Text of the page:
7. If Sankara spent his entire life time in bringing the unity between the six different traditions of Saivam Saktam, Ganapatyam, Koumaram, Vaishnavam and Souram; and oneness between the three paths of Karma - Bhakti - Gnaana, this was immediately followed by the differing Siddhanta-s of Ramanujacharya and Madhva. So the question can be put into these words now. Can a person who has been born in Saivite family, become a devotee of Vishnu or not? After all these differences became more clearly defined only after Ramanujacharya and Madhva. Before that was there not the freedom to follow ones own path, as long as he remained within the parameters of Sruti and Smruti? How can doing something slightly different from Kula Dharma be such an objectionable sin as long as one's conscience permits that?

8. The question extends further. They counter me with my own earlier statements.
Sankaracharya himself did not think of his followers as a new division of the Hindu religion. As observers of Sruti and Smruti, they are 'Srouti-s' and 'Smarta-s'. Sankaracharya's followers did not opt to call themselves by any new name! Later Sri Ramanujacharyar's followers were known as Sri Vaishnava-s and Sri Madhva's followers were known as 'Maadhvaa-s'. Whereas the followers of Sri Sankara were known by the common name as applicable to all Hindu-s as the followers of Dharma Saastraa-s. He re-established and re-united the traditions that were already existing before his time. He only cleared some of the misconceptions of his time as people were overly becoming slaves of the Karma Kaanda per se!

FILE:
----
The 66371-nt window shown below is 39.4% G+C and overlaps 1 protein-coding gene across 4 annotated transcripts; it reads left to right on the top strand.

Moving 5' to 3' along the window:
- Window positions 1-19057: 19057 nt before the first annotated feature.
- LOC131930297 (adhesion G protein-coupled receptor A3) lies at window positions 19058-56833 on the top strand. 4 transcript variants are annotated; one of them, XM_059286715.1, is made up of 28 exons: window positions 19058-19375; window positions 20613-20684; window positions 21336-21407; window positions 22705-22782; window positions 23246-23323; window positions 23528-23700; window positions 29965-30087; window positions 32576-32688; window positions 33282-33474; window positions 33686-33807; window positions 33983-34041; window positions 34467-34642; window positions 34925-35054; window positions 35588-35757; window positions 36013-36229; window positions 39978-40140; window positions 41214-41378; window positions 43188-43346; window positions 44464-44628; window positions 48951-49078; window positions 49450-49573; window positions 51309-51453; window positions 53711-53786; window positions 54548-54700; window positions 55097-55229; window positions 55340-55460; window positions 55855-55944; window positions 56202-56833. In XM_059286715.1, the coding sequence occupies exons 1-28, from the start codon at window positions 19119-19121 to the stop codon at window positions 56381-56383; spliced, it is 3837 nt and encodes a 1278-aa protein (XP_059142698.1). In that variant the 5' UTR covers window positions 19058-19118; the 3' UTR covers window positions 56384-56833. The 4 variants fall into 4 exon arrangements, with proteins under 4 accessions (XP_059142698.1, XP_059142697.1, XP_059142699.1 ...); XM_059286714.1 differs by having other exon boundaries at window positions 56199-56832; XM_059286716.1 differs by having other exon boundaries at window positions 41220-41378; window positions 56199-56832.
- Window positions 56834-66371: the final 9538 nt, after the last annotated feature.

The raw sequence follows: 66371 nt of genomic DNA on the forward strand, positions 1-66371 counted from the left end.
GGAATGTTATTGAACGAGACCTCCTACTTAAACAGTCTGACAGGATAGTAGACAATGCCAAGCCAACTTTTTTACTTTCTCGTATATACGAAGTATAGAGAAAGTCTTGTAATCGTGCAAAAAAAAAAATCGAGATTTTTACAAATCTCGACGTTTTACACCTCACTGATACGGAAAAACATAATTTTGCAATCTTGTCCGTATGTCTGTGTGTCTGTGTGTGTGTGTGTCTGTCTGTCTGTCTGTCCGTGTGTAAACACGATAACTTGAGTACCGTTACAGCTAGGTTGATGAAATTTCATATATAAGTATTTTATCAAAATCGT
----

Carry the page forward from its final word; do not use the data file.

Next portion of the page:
9. It is the Acharya-s who came after Sri Sankara, who gave their traditions some new names and while following the already existing traditions of the Hindu religion, added some new Aachara-s such as, 'Sama Aasrayanam' and 'Mudra Dharanam'. Slightly lessening the importance of 'srouta' and 'smarta' karma-s, they gave some additional importance to some of the Purana-s. Some changes were introduced in wearing of signs in the body. With this information that I have conveyed, people ask me the question that, "when the later Acharya-s have introduced changes in the traditions, remaining as a Hindu, why should I not switch over to other traditions?" So goes the argument.

10. Though the question seems to be pertinent, I am to interpret the Saastraa-s as they are. Having advised you all to follow your own ancestors, I should not deviate from what ancestors have opined! So I insist that each man should follow the customs and traditions to which he is born. If we are to believe in the Saastraa-s, then there is no scope for arguments. Belief and faith are not open to intellectual gymnastics.

(To be continued.)